(Reuters) – Justin Gatlin has made it clear he is not going to give up his world 100 meters title without a fight despite the emergence of much younger sprinters.
The 37-year-old American told Reuters he will battle “tooth and nail” for a third world crown in Doha in September after running a surprising 9.87 seconds at last weekend’s Prefontaine Classic where he finished second to compatriot Christian Coleman’s world-leading 9.81.
Man - Meters - Fast
No man aged 35 or older has ever run a 100 meters that fast.
“I never stop to think about my age really. I just listen to my body and it tells me if I can or can’t,” Gatlin said via email on Wednesday from Lausanne where on Friday he will face Americans Mike Rodgers and Cameron Burrell in a 100.
World - Champion - Fast - Age
Yet even the two-time world champion admitted it was unusual to be running that fast at that age.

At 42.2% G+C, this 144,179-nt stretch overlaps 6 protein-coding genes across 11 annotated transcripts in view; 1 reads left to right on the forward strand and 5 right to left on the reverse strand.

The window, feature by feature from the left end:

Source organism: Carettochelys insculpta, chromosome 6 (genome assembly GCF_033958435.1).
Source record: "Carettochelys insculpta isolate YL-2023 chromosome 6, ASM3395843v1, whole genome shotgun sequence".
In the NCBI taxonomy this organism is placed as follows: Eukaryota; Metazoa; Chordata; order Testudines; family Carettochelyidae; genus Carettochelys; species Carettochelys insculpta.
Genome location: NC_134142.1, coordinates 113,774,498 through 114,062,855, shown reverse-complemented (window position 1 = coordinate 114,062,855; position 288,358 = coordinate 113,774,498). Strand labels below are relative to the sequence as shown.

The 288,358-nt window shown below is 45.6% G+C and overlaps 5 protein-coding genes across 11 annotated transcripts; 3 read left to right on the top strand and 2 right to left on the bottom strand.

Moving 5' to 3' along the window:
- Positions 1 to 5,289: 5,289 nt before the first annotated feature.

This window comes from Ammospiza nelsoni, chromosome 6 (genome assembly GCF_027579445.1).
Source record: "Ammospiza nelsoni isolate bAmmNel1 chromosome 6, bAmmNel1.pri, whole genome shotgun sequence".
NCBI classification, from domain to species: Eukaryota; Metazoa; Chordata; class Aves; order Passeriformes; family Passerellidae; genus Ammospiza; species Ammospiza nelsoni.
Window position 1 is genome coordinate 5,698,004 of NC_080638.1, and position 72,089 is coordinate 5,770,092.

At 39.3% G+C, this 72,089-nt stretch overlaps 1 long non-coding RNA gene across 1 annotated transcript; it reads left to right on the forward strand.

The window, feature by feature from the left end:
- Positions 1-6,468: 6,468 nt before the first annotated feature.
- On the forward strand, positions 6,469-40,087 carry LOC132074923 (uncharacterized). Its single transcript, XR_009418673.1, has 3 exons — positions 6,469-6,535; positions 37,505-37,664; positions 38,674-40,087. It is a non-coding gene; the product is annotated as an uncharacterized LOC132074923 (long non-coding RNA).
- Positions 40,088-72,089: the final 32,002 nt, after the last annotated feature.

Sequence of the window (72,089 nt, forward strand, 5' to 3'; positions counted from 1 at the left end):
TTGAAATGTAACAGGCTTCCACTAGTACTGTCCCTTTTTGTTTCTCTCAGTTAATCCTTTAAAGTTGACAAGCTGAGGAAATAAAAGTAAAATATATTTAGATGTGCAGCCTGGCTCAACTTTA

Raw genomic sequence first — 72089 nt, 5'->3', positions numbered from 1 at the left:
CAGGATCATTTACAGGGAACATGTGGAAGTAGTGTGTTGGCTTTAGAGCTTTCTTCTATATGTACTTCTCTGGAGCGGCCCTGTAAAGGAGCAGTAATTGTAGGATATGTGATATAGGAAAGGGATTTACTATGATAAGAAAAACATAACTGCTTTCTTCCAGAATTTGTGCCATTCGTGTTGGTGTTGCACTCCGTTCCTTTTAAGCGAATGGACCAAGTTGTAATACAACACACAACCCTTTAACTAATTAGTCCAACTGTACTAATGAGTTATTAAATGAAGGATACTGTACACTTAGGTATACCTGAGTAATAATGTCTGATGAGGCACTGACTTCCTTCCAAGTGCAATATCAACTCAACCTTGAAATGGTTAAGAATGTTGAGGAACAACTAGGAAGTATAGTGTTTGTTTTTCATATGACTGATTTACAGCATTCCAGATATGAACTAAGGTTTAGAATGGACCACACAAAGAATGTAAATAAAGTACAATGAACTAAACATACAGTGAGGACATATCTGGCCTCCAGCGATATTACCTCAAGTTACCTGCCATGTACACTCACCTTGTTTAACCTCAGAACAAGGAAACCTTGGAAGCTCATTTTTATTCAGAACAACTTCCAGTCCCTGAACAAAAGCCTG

“Usually everyone fast is young,” said the 2004 Olympic champion. “But I don’t let age define my ability and drive to be the best I can.
Fastest/oldest - Title
“Being the fastest/oldest is a crazy title to have.”
While Americans Coleman, age 23, Noah Lyles (21) and Michael Norman (21) have dominated global sprint headlines this season, Gatlin bolted into the picture with his Prefontaine performance at Stanford University, the fourth fastest 100m of the year.
His previous 2019 best had been 10.00 in May.
“I was injured earlier in the season so I lost out on strength and speed work,” said Gatlin, who experienced a micro hamstring tear while running a 200 meters in Grenada in April.
World - Champion - Career
“I feel much better now,” said the 2005 and 2017 world champion whose career was interrupted by...
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